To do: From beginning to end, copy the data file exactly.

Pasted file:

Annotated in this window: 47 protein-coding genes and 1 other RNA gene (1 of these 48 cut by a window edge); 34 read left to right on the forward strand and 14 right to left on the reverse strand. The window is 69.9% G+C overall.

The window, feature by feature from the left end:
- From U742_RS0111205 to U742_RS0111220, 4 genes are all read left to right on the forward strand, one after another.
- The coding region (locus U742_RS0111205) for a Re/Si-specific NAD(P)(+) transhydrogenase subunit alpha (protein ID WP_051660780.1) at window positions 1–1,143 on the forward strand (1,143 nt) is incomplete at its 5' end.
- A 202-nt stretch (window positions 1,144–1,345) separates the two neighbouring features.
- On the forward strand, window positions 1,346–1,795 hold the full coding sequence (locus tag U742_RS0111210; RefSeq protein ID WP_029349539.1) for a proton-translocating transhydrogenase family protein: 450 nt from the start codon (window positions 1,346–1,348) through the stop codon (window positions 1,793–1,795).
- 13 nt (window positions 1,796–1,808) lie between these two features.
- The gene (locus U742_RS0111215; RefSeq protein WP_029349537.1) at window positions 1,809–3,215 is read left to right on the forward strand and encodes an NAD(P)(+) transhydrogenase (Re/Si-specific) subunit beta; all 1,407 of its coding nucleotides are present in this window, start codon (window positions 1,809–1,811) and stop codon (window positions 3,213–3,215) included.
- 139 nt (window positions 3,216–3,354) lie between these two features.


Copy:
Annotated in this window: 47 protein-coding genes and 1 other RNA gene (1 of these 48 cut by a window edge); 34 read left to right on the forward strand and 14 right to left on the reverse strand. The window is 69.9% G+C overall.

The window, feature by feature from the left end:
- From U742_RS0111205 to U742_RS0111220, 4 genes are all read left to right on the forward strand, one after another.
- The coding region (locus U742_RS0111205) for a Re/Si-specific NAD(P)(+) transhydrogenase subunit alpha (protein ID WP_051660780.1) at window positions 1–1,143 on the forward strand (1,143 nt) is incomplete at its 5' end.
- A 202-nt stretch (window positions 1,144–1,345) separates the two neighbouring features.
- On the forward strand, window positions 1,346–1,795 hold the full coding sequence (locus tag U742_RS0111210; RefSeq protein ID WP_029349539.1) for a proton-translocating transhydrogenase family protein: 450 nt from the start codon (window positions 1,346–1,348) through the stop codon (window positions 1,793–1,795).
- 13 nt (window positions 1,796–1,808) lie between these two features.
- The gene (locus U742_RS0111215; RefSeq protein WP_029349537.1) at window positions 1,809–3,215 is read left to right on the forward strand and encodes an NAD(P)(+) transhydrogenase (Re/Si-specific) subunit beta; all 1,407 of its coding nucleotides are present in this window, start codon (window positions 1,809–1,811) and stop codon (window positions 3,213–3,215) included.
- 139 nt (window positions 3,216–3,354) lie between these two features.